Understanding gambling in ancient Greece and Rome

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In ancient Greece and Rome, gambling was a prevalent and multifaceted aspect of daily life, permeating various social, economic, and cultural spheres. Both civilizations had a penchant for games of chance, and the practice of gambling was deeply ingrained in their societies.

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In ancient Greece, gambling was not only a form of entertainment but also held religious significance. The Greeks engaged in various games of chance during festivals and religious ceremonies, believing that the outcome could be influenced by divine forces. Dice games, such as “astragaloi,” were particularly popular. These six-sided dice were often made from bones or precious materials, and the outcomes were associated with different gods and their symbols.

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The remnants of these bones have recently been discovered by archeologists in the Maresha-Bet Guvrin National Park located in the Judean Foothills—also known as the Shephelah—in Israel

The Greeks also enjoyed playing board games like “petteia,” an early form of chess, where strategic skill combined with luck played a role. Additionally, betting on athletic competitions, such as the Olympics, was common. The Greeks believed that placing bets on athletes could invoke good fortune and enhance the spirit of competition.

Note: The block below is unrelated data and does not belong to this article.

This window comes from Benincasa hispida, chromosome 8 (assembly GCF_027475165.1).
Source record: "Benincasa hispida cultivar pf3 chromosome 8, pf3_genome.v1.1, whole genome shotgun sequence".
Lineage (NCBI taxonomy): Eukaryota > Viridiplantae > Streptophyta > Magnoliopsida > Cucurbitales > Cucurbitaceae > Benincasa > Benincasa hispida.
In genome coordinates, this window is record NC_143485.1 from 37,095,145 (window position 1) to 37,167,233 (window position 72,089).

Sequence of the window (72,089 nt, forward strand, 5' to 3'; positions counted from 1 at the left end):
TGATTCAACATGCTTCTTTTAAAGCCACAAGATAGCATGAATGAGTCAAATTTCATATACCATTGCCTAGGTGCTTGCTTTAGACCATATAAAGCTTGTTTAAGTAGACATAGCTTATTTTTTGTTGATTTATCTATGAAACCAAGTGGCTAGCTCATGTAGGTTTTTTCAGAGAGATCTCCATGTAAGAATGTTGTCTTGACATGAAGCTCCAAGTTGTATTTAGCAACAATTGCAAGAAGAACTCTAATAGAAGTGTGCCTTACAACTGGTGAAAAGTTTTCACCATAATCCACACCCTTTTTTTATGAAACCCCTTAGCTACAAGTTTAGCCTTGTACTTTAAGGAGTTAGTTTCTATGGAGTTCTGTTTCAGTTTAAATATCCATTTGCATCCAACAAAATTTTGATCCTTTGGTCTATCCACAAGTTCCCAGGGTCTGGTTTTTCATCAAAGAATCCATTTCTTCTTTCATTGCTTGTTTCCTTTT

Moving on to ancient Rome, gambling continued to thrive, and various forms of games emerged. Dice games were immensely popular, with “tesserae” being six-sided dice, similar to those used in Greece. Romans engaged in games like “knucklebones,” where players tossed small animal bones, attempting to land them in specific patterns or sequences. Betting on these games was widespread, and people from all social classes participated.

The Roman elite also had a penchant for wagering significant sums on various contests, including chariot races and gladiator battles. Gambling dens, known as “tabernae aleatoriae,” were established throughout the empire, offering a space for individuals to indulge in games of chance. These establishments were not only places for gambling but also hubs for socializing, fostering a sense of community among participants.

However, as gambling became more pervasive, concerns about its social implications began to surface. Philosophers like Seneca and Plato expressed reservations about the addictive nature of gambling and its potential impact on individuals and society. Despite these concerns, the practice endured, reflecting the complex relationship between chance, entertainment, and religious beliefs in the ancient world.

In conclusion, gambling played a significant role in both ancient Greek and Roman societies, manifesting in various forms and contexts. Whether as a religious ritual, a form of entertainment, or a social activity, games of chance permeated the fabric of these civilizations, leaving a lasting imprint on their cultural legacy.

Feature image credit: Israel Antiquities Authority